During this year’s Fall Extension Conference, we presented the annual Michigan State University Extension and Key Partner Awards at the 2014 Extension Awards Banquet. We present these awards yearly to highlight some of the great contributions that you, your colleagues and your partners have produced to support MSU Extension and the state as a whole.
After we spent a whole day at Fall Extension Conference brainstorming how to reach our clients more effectively and improve our culture, it was particularly inspiring to reflect on some of the amazing work that you all have already done to collaborate with your colleagues and serve Michigan in new and exciting ways.
It was also very exciting to have Gordon Guyer, former MSU Extension director, at the dinner. He presented the Gordon Guyer Cross-Institute Team Award to the Michigan Fresh Team, keeping true to his legacy of encouraging collaboration to meet the needs of our constituents.
For additional information about the recipients of these awards, take a look at the 2014 Extension Awards Banquet Program. Please join me in congratulating them!
Brenda Reau, Michigan State University Extension educator and associate director of the MSU Product Center Food-Ag-Bio, shared that quote with me last Thursday, attributing it to Dr. Gordon Guyer, former director of MSU Extension (and president emeritus, MSU). The context was that on any given day, one of Dr. Guyer’s more famous comments was, “it’s a great day to be in Extension.” Well, I’d say his description captures the essence of this week for me.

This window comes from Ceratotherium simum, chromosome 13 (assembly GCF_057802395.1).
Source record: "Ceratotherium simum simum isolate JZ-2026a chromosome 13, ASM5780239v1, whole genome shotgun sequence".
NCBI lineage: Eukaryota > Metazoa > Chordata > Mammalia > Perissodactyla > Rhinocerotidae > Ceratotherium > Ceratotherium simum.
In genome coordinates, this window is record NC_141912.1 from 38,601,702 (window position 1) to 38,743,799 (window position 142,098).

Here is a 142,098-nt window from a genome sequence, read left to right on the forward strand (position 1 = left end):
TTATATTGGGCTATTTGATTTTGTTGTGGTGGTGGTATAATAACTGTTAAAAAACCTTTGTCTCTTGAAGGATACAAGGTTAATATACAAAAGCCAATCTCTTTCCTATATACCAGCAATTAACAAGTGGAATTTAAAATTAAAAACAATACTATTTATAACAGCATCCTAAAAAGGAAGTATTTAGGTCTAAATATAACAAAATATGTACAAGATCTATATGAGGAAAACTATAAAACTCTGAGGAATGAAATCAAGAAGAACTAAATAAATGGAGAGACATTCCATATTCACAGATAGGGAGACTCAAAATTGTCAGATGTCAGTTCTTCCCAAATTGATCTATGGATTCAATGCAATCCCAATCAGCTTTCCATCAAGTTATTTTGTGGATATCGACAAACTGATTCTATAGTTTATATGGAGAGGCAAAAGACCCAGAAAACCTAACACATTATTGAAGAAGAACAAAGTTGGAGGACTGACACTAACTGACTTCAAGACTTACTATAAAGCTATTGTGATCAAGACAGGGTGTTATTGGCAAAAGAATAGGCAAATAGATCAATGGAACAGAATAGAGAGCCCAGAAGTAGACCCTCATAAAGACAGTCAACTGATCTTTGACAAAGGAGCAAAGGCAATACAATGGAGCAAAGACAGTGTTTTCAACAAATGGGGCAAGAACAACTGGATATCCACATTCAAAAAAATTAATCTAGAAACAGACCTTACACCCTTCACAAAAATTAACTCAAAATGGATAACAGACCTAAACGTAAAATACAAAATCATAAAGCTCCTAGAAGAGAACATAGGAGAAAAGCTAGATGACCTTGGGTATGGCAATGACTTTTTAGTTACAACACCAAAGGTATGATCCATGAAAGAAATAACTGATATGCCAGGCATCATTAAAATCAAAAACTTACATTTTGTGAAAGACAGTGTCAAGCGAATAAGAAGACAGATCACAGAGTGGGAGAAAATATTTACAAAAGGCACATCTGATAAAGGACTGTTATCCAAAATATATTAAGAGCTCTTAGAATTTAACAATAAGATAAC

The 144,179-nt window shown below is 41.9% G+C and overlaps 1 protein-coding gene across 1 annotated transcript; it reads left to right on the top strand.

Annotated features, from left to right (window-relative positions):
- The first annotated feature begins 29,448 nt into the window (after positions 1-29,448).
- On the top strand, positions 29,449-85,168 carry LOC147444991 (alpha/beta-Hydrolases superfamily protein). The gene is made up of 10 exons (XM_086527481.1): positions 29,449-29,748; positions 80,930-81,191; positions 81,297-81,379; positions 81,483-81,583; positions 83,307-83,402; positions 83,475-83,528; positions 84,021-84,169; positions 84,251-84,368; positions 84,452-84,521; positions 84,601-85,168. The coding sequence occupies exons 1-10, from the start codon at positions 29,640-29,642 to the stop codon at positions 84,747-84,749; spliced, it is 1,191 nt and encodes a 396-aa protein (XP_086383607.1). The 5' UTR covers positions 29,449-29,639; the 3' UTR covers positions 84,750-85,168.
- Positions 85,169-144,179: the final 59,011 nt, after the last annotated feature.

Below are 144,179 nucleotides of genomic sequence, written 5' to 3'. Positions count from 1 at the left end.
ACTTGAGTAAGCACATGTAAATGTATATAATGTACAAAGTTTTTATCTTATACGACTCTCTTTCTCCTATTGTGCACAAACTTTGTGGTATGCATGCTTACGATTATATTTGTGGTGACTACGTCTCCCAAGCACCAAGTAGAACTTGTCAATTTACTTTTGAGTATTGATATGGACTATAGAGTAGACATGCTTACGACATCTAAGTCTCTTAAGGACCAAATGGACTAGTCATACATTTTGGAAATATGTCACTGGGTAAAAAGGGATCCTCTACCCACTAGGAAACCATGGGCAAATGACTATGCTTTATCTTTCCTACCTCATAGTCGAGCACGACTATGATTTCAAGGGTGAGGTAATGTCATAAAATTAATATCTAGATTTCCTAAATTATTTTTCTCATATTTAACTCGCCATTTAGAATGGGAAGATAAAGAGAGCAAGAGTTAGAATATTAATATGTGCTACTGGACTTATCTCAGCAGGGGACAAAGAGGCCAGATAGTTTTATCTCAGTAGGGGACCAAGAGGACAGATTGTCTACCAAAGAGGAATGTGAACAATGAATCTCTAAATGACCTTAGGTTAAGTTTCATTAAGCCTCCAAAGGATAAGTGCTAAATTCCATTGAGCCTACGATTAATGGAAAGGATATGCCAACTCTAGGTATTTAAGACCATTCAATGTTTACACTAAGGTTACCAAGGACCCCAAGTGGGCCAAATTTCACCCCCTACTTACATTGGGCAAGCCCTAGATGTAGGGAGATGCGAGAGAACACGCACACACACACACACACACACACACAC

On Wednesday, Feb. 5, Gov. Rick Snyder presented his budget recommendations for FY2015 to the Michigan Legislature. In it, he proposed to increase funding for higher education by an average of 6.1 percent, and he further specified that the funding for MSU Extension and MSU AgBioResearch should be increased by 6.1 percent. That represents a $3.4 million increase in funding for MSU Extension and AgBioResearch combined. Just one year ago, I was giddy about the governor proposing a 2 percent increase in our state appropriation, and eventually the legislature doubled that to 4 percent. Here we are one year later, starting with a 6.1 percent proposed increase, and if anything, that suggests to me that the work MSU Extension and AgBioResearch is doing in support of research and its application to agriculture, food safety and nutrition, community and natural resource development, and youth development is seen as being important and worthy of increased support. To me, this is a message that the work we have carried out to focus and improve our programs, to adopt technology as a tool to reach more people, and to be more accountable for what we do and what difference it makes is paying off. We’re heading in the right direction.